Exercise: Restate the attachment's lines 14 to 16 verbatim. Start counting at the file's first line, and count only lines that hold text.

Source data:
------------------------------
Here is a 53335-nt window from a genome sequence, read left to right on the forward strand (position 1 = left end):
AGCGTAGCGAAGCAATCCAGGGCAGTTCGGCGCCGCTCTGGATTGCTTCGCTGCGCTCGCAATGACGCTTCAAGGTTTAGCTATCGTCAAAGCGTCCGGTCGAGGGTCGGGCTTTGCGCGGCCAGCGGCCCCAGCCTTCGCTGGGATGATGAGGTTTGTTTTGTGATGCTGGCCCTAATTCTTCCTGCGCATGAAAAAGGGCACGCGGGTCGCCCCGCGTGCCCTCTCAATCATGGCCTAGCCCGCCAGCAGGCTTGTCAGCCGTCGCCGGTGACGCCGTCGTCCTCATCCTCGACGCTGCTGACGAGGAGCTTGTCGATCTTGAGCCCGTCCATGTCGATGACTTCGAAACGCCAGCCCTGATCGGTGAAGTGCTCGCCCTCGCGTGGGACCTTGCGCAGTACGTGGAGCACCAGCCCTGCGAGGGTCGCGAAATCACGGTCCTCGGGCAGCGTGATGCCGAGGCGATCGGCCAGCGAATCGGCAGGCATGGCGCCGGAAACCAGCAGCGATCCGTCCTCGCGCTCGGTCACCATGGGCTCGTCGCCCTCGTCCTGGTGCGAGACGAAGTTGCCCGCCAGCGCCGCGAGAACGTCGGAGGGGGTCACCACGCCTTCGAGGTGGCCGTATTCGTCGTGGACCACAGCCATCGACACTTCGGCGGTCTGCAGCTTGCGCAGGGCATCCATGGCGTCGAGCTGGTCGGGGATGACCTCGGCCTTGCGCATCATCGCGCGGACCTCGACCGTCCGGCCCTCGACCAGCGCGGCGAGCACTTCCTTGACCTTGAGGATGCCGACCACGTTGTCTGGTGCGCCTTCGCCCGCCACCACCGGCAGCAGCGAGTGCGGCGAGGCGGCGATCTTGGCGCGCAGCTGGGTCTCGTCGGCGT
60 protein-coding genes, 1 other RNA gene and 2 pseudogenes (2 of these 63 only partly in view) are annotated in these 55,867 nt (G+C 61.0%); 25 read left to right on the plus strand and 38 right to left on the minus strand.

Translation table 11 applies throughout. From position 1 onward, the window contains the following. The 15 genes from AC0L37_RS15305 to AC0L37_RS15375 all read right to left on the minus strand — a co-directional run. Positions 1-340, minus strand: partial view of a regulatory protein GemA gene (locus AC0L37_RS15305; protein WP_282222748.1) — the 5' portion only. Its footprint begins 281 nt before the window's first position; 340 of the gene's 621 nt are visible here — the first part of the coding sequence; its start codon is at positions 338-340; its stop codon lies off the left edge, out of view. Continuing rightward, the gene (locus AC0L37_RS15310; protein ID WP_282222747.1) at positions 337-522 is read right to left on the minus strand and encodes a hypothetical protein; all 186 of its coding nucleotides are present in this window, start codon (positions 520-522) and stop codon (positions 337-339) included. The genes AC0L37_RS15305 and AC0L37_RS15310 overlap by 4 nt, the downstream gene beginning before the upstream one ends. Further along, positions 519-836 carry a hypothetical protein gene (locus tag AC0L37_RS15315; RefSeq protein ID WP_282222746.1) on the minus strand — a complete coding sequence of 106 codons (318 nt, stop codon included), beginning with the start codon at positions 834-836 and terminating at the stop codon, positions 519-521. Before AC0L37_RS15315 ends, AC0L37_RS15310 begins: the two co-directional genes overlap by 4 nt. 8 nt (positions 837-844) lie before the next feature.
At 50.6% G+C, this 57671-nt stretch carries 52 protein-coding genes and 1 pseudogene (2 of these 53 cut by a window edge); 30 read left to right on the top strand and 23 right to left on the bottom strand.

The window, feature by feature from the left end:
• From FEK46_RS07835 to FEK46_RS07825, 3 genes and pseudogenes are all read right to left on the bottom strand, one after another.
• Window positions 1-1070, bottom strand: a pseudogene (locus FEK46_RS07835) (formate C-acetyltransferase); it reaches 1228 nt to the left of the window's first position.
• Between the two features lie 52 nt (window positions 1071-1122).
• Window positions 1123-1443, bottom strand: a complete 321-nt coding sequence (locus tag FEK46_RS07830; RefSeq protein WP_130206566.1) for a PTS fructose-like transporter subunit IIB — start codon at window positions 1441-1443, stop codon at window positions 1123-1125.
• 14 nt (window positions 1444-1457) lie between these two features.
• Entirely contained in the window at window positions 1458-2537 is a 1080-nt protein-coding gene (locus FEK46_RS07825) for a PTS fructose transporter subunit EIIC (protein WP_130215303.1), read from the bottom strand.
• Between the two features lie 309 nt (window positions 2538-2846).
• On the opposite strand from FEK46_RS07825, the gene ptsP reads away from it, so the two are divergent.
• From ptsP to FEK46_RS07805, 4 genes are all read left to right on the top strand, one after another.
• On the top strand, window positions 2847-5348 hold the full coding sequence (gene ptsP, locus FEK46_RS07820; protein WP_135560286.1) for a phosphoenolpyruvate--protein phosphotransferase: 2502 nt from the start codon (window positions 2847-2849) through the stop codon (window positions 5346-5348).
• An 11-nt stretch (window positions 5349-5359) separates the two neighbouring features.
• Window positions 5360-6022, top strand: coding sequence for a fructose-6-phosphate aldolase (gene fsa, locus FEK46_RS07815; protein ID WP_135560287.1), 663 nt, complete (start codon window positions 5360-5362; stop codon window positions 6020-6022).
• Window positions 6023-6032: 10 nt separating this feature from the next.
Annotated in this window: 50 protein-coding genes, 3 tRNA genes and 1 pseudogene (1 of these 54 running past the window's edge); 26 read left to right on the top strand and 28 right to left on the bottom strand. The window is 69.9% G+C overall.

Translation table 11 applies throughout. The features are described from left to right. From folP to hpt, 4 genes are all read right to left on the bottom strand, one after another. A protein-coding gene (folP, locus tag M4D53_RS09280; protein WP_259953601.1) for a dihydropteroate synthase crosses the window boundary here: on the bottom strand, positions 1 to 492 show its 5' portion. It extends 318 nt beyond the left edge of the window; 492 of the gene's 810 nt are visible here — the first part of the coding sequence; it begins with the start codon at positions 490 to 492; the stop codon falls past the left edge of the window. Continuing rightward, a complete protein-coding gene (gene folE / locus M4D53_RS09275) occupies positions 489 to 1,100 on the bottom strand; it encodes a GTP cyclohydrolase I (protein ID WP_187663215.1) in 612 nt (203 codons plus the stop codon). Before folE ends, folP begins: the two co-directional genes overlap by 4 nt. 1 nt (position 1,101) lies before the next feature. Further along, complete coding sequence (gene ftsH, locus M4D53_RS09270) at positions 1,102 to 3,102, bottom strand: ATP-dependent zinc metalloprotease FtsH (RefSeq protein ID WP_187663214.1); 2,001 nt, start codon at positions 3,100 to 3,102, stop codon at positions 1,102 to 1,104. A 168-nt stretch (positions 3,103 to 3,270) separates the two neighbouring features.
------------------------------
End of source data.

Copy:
• On the opposite strand from FEK46_RS07825, the gene ptsP reads away from it, so the two are divergent.
• From ptsP to FEK46_RS07805, 4 genes are all read left to right on the top strand, one after another.
• On the top strand, window positions 2847-5348 hold the full coding sequence (gene ptsP, locus FEK46_RS07820; protein WP_135560286.1) for a phosphoenolpyruvate--protein phosphotransferase: 2502 nt from the start codon (window positions 2847-2849) through the stop codon (window positions 5346-5348).